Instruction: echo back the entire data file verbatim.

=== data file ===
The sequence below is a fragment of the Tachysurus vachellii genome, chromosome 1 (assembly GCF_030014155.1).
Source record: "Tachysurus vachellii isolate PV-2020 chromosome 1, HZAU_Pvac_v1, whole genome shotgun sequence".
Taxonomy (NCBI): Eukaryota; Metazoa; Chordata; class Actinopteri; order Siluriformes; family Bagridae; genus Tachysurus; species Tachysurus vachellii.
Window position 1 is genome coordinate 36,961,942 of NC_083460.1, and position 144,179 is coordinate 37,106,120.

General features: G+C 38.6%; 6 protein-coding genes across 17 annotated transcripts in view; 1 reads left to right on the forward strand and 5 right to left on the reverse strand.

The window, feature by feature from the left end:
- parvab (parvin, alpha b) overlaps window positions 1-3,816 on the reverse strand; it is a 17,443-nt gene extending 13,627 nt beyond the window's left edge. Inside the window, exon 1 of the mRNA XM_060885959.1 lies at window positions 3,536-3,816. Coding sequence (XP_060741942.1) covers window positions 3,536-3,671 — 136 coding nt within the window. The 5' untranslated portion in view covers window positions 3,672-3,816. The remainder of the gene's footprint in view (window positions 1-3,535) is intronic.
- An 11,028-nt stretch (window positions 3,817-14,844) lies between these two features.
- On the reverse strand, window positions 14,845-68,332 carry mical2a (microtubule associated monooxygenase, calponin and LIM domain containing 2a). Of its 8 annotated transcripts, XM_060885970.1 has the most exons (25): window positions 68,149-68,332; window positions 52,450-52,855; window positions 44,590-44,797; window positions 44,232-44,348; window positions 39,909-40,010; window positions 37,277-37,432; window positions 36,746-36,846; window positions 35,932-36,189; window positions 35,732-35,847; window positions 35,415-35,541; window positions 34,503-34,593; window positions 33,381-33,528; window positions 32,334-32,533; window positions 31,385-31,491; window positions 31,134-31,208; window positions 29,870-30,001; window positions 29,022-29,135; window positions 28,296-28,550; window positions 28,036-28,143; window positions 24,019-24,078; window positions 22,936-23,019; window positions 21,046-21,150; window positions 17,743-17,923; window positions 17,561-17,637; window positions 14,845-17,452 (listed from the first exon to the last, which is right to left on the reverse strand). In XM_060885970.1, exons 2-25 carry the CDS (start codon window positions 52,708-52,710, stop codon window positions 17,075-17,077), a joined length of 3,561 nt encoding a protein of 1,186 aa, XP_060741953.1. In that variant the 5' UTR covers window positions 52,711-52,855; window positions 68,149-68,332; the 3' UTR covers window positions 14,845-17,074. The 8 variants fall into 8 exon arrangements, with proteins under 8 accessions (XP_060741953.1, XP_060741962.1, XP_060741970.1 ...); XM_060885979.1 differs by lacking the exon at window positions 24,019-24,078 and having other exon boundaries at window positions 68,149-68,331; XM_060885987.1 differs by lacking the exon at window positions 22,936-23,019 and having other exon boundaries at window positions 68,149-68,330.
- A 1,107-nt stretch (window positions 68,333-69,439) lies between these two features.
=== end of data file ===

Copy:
The sequence below is a fragment of the Tachysurus vachellii genome, chromosome 1 (assembly GCF_030014155.1).
Source record: "Tachysurus vachellii isolate PV-2020 chromosome 1, HZAU_Pvac_v1, whole genome shotgun sequence".
Taxonomy (NCBI): Eukaryota; Metazoa; Chordata; class Actinopteri; order Siluriformes; family Bagridae; genus Tachysurus; species Tachysurus vachellii.
Window position 1 is genome coordinate 36,961,942 of NC_083460.1, and position 144,179 is coordinate 37,106,120.

General features: G+C 38.6%; 6 protein-coding genes across 17 annotated transcripts in view; 1 reads left to right on the forward strand and 5 right to left on the reverse strand.

The window, feature by feature from the left end:
- parvab (parvin, alpha b) overlaps window positions 1-3,816 on the reverse strand; it is a 17,443-nt gene extending 13,627 nt beyond the window's left edge. Inside the window, exon 1 of the mRNA XM_060885959.1 lies at window positions 3,536-3,816. Coding sequence (XP_060741942.1) covers window positions 3,536-3,671 — 136 coding nt within the window. The 5' untranslated portion in view covers window positions 3,672-3,816. The remainder of the gene's footprint in view (window positions 1-3,535) is intronic.
- An 11,028-nt stretch (window positions 3,817-14,844) lies between these two features.
- On the reverse strand, window positions 14,845-68,332 carry mical2a (microtubule associated monooxygenase, calponin and LIM domain containing 2a). Of its 8 annotated transcripts, XM_060885970.1 has the most exons (25): window positions 68,149-68,332; window positions 52,450-52,855; window positions 44,590-44,797; window positions 44,232-44,348; window positions 39,909-40,010; window positions 37,277-37,432; window positions 36,746-36,846; window positions 35,932-36,189; window positions 35,732-35,847; window positions 35,415-35,541; window positions 34,503-34,593; window positions 33,381-33,528; window positions 32,334-32,533; window positions 31,385-31,491; window positions 31,134-31,208; window positions 29,870-30,001; window positions 29,022-29,135; window positions 28,296-28,550; window positions 28,036-28,143; window positions 24,019-24,078; window positions 22,936-23,019; window positions 21,046-21,150; window positions 17,743-17,923; window positions 17,561-17,637; window positions 14,845-17,452 (listed from the first exon to the last, which is right to left on the reverse strand). In XM_060885970.1, exons 2-25 carry the CDS (start codon window positions 52,708-52,710, stop codon window positions 17,075-17,077), a joined length of 3,561 nt encoding a protein of 1,186 aa, XP_060741953.1. In that variant the 5' UTR covers window positions 52,711-52,855; window positions 68,149-68,332; the 3' UTR covers window positions 14,845-17,074. The 8 variants fall into 8 exon arrangements, with proteins under 8 accessions (XP_060741953.1, XP_060741962.1, XP_060741970.1 ...); XM_060885979.1 differs by lacking the exon at window positions 24,019-24,078 and having other exon boundaries at window positions 68,149-68,331; XM_060885987.1 differs by lacking the exon at window positions 22,936-23,019 and having other exon boundaries at window positions 68,149-68,330.
- A 1,107-nt stretch (window positions 68,333-69,439) lies between these two features.